Chiefs’ decision to trade Hill opened future for success

FILE - Kansas City Chiefs wide receiver Tyreek Hill makes a catch over Cleveland Browns cornerback Denzel Ward (21) during the second half of an NFL divisional round football game, Sunday, Jan. 17, 2021, in Kansas City. The Chiefs could have paid Tyreek Hill handsomely and gone all-in on another championship run. Instead, they dealt him to the Dolphins for a package of draft picks and some financial flexibility. In doing so, they took a championship window that might have lasted a few years and extended it by several more. It was a difficult decision, though, and one the Bengals – their opponent in Sunday’s AFC title game – will soon face. (AP Photo/Charlie Riedel, File)

KANSAS CITY, Mo. (AP) — The decision that Kansas City Chiefs general manager Brett Veach faced at the conclusion of last season was shockingly simple yet brutally difficult:

Do they sign wide receiver Tyreek Hill to a long-term deal or trade him away?

Two options. Yet two very different ways to chart a course for the future of the franchise.

Veach mulled the decision for the better part of six weeks, knowing full well most Chiefs fans wanted to keep the dynamic playmaker, but that it would saddle the club with salary cap problems for years to come.

In late March, he hopped on the phone with Dolphins counterpart Chris Grier and made the deal: Hill was headed to South Beach for a package of five draft picks — which the Chiefs could use to fortify their roster — and much-needed financial flexibility.

“We took a step back and figured, ‘How are we going to get better on both sides?’ And that’s why we decided it was best for us and best for Tyreek,” Veach said at the time. “It was kind of a best-case scenario for us and for him.”

That might be an understatement.

Hill ultimately became the league’s highest-paid wide receiver, signing a $120 million, four-year deal with the Dolphins that would have limited what the Chiefs could do in free agency.

And the Chiefs used their draft capital and financial freedom to replenish a roster that will face Cincinnati on Sunday night in its fifth consecutive AFC title game.

The Chiefs used the first-round pick from Miami — after a trade with New England — on Trent McDuffie, whose metrics are among the best of any rookie cornerback this season. Then they used their second-rounder from the Dolphins — after another trade with the Patriots — on wide receiver Skyy Moore, who has been a versatile addition to the offense.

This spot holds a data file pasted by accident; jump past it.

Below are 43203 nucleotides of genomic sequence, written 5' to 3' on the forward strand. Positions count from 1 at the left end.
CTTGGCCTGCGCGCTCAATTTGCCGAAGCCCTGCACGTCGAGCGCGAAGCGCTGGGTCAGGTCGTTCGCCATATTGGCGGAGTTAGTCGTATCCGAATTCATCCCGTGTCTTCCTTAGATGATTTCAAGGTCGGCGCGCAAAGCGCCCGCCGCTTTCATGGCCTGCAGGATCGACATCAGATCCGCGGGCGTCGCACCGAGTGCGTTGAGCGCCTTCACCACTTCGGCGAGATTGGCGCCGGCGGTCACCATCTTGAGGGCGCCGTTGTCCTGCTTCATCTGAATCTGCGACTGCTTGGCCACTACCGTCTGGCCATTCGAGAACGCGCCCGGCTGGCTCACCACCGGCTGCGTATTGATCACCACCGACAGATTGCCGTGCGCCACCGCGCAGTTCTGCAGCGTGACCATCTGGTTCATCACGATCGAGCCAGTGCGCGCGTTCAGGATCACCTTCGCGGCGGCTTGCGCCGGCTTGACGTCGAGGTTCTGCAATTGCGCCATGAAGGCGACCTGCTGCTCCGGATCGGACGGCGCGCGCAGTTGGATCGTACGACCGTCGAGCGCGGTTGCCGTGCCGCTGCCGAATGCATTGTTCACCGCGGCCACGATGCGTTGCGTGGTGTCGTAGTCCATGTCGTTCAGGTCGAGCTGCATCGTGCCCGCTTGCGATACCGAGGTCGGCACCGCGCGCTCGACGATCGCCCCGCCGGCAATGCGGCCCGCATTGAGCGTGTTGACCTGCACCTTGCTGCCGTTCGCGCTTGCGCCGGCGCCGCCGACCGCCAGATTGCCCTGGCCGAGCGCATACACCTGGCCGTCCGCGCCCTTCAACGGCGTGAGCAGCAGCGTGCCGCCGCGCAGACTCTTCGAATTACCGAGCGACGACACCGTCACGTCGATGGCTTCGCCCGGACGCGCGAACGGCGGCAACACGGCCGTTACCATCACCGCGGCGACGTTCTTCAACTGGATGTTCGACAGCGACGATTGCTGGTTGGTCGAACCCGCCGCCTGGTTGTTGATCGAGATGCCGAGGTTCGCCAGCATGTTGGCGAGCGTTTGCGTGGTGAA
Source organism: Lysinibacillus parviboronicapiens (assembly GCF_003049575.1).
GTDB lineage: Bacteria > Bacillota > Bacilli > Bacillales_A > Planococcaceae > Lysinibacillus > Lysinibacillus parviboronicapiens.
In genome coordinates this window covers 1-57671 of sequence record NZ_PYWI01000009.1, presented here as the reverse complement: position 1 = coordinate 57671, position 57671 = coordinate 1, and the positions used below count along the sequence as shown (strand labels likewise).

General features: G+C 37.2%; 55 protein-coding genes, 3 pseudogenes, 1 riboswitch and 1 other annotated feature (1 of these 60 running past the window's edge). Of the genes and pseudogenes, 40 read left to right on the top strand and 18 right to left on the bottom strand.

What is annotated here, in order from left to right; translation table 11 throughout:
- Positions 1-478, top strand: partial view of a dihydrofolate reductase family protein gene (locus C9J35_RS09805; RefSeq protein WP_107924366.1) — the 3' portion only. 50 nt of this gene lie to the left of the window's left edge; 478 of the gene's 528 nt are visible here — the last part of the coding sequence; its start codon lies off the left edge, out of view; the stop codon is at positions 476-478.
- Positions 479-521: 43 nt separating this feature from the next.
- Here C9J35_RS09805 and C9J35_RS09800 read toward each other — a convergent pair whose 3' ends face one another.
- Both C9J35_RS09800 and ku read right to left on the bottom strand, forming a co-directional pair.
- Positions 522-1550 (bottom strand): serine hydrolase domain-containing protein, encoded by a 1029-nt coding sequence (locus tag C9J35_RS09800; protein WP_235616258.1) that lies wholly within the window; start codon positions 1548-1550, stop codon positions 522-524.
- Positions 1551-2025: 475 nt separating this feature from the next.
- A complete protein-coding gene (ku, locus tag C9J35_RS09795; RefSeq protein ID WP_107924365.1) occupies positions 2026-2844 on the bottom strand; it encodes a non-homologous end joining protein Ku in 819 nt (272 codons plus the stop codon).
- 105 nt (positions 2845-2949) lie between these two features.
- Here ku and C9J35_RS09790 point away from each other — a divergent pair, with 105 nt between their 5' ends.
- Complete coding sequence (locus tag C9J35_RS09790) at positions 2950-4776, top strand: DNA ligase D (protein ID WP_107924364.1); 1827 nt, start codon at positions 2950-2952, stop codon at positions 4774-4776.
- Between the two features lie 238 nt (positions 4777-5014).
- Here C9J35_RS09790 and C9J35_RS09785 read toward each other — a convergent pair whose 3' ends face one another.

Just as importantly, the Chiefs used the money they would have spent on Hill elsewhere: They signed wide receivers JuJu Smith-Schuster and Marquez Valdes-Scantling, brought in safety Justin Reid, added veteran Carlos Dunlap to help one of the league’s worst pass rushes, and had money left over to improve their depth elsewhere.

“Brett does it as well as anybody on finding people and bringing them in, that he thinks will fit in the offense, defense and special teams,” Chiefs coach Andy Reid said. “We have full trust in him as a coaching staff.”

It’s easy to have that trust given the results.

Hill had an incredible season for the Dolphins, catching a career-best 119 passes for 1,710 yards with seven TDs. But while Smith-Schuster finished with only 78 catches for 933 yards and three touchdowns, that still means he supplied Kansas City with roughly 55% of Hill’s production in the regular season at roughly 14% of the cost.

Valdes-Scantling caught the decisive touchdown in last weekend’s divisional win over the Jaguars, and along with Moore and Smith-Schuster, the trio helped the Chiefs lead the league in passing offense, scoring offense and total offense.

On the flip side, Dunlap helped the Chiefs to 55 sacks in the regular season, which ranked second in the league, after they had just 31 the previous year. Justin Reid proved to be a calming yet physical presence in the defensive backfield.

“All the guys stepped up,” Chiefs wide receivers coach Joe Bleymaier said, “because there were a number of departures, not just Tyreek, to basically get all caught up and sped up to where we are today, so that we could just keep going as an offense, and the guys we brought in bought into that.”

Ten months later, it would be difficult to argue Veach didn’t make the right decision to trade Hill.

It’s the kind of monumental decision the Bengals will face soon enough.

They’ve already indicated plans to negotiate a long-term deal this offseason for Joe Burrow, who could command as much as $50 million a year. And with that kind of investment in their quarterback, the Bengals will have to decide what to do with their pending free agents: Starting cornerback Eli Apple, safeties Vonn Bell and Jessie Bates III and tight end Hayden Hurst are all due to hit the open market, along with backups such as Tre Flowers and Samaje Perine.

Plenty of other starters — wide receivers Tyler Boyd and Tee Higgins, and defensive tackle D.J. Reader — will be hitting free agency after next season.

The challenge in making the numbers work was evident in August, when Bates stayed clear of the Bengals amid a contract dispute. He eventually reported to training camp after signing a franchise tender worth about $13 million, rather than sit out the entire season. When asked why a deal wasn’t reached, he replied: “That’s not my question to answer.”

“There’s a business side of things,” Bengals coach Zac Taylor acknowledged at the time, “and that plays into it some.”

Just as it did for the Chiefs and Hill last offseason.


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